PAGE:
Ankara says ‘has no option’ but to attack Syrian Kurds in Afrin, starts cross-border shelling
Turkey would continue discussing its operation in Afrin with Russia, Nurettin Canikli said on Friday in an interview with broadcaster AHaber.
The Kurdish YPG militias confirmed the Turkish minister’s announcement of the shelling in Afrin region, saying it has started around midnight and continued into Friday morning and targeted Kurdish villages.
According to Turkish news agency Anadolu, at least ten howitzer shells were fired on targets in Syria by Turkish artillery deployed in the Kirikhan and Hassa districts of Hatay province. The Turkish military say they are preventing the creation of a “terror corridor” connecting Syrian Kurdish enclaves along the border. RIA Novosti cited an YPG source as saying some 70 artillery rockets coming from the Turkish side had landed in the Afrin area.
The Turkish government considers Kurdish militias in Syria to be an extension of the militant movement, the Kurdistan Workers' Party (PKK), which is seen as a terrorist organization by Ankara.
Last week’s news that Washington was training the predominantly Kurdish Syrian Democratic Forces (SDF) to form a 30,000-strong “border force” based in Afrin infuriated the Turks. The US has since backtracked on the announcement in an apparent attempt to defuse Turkish anger, but belligerent statements from Ankara have continued.
Meanwhile, the Syrian government warned on Thursday that it may shoot down Turkish warplanes delivering airstrikes on its territory. Damascus said its air defenses have been restored and are ready to defend the nation’s sovereignty.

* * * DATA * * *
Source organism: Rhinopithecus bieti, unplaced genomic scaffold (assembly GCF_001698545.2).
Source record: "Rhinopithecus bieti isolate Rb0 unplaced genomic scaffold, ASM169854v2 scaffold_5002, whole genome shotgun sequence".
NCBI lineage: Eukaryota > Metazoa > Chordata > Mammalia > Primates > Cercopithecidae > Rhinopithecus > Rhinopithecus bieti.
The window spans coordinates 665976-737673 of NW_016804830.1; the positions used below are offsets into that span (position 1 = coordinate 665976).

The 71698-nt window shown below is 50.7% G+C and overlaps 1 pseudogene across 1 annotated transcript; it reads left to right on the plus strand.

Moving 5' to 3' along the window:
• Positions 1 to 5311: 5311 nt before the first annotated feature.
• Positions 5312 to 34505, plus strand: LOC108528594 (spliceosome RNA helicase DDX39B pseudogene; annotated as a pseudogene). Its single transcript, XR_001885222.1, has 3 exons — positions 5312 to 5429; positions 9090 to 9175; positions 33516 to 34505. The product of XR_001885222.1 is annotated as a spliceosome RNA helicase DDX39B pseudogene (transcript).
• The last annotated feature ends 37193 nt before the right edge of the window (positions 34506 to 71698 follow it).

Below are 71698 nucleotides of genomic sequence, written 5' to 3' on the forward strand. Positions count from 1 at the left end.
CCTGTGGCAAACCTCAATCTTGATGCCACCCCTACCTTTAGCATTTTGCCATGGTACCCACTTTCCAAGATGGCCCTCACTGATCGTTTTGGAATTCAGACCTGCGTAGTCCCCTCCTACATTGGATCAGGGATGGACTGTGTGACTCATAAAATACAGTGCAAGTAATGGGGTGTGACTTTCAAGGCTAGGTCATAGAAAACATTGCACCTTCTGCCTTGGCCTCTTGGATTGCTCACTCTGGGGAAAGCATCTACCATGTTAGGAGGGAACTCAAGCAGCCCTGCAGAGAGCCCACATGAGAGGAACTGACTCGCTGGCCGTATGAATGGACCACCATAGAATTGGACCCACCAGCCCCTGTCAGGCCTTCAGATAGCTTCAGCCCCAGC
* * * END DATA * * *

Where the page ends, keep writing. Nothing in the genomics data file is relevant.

Turkish Kurds protested against the planned intervention, taking to the streets in their thousands and chanting slogans like “Afrin will be your graveyard.”
As the Turkish military apparently prepare for a new operation in Syria, their engineers have reportedly completed the first phase of a security system along a wall that has been erected on the Turkey-Syria border. Spanning 20km of the border in the Afrin area, the ‘Kayi Border Security System’ features sensors and remotely controlled weapons to defend Turkey against possible trespassers, Anadolu reported earlier on Friday.
Turkey has erected a concrete wall along a large part of its 911km border with Syria in recent years, and is enhancing the structure with extra security measures in some places. The additional security is intended to deal with humans, vehicles and drones; as well as boasting underground sensors to detect tunnel diggers.